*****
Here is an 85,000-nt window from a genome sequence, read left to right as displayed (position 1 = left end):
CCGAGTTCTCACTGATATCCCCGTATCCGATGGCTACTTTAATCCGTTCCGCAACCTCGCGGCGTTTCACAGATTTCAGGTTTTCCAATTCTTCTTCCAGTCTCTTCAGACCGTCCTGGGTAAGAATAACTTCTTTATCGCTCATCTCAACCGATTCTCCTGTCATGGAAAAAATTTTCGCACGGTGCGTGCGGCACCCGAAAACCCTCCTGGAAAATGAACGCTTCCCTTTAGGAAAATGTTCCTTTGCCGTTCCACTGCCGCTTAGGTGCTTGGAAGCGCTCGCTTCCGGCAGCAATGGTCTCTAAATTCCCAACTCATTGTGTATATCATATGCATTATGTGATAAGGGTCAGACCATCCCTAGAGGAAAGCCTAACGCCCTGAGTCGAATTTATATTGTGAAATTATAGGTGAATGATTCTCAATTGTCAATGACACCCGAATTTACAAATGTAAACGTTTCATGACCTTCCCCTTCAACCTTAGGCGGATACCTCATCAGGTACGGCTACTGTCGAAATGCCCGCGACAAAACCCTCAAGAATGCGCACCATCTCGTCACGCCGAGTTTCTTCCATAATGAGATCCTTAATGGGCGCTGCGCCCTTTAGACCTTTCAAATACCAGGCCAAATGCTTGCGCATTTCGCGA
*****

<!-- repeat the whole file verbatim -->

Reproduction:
Here is an 85,000-nt window from a genome sequence, read left to right as displayed (position 1 = left end):
CCGAGTTCTCACTGATATCCCCGTATCCGATGGCTACTTTAATCCGTTCCGCAACCTCGCGGCGTTTCACAGATTTCAGGTTTTCCAATTCTTCTTCCAGTCTCTTCAGACCGTCCTGGGTAAGAATAACTTCTTTATCGCTCATCTCAACCGATTCTCCTGTCATGGAAAAAATTTTCGCACGGTGCGTGCGGCACCCGAAAACCCTCCTGGAAAATGAACGCTTCCCTTTAGGAAAATGTTCCTTTGCCGTTCCACTGCCGCTTAGGTGCTTGGAAGCGCTCGCTTCCGGCAGCAATGGTCTCTAAATTCCCAACTCATTGTGTATATCATATGCATTATGTGATAAGGGTCAGACCATCCCTAGAGGAAAGCCTAACGCCCTGAGTCGAATTTATATTGTGAAATTATAGGTGAATGATTCTCAATTGTCAATGACACCCGAATTTACAAATGTAAACGTTTCATGACCTTCCCCTTCAACCTTAGGCGGATACCTCATCAGGTACGGCTACTGTCGAAATGCCCGCGACAAAACCCTCAAGAATGCGCACCATCTCGTCACGCCGAGTTTCTTCCATAATGAGATCCTTAATGGGCGCTGCGCCCTTTAGACCTTTCAAATACCAGGCCAAATGCTTGCGCATTTCGCGA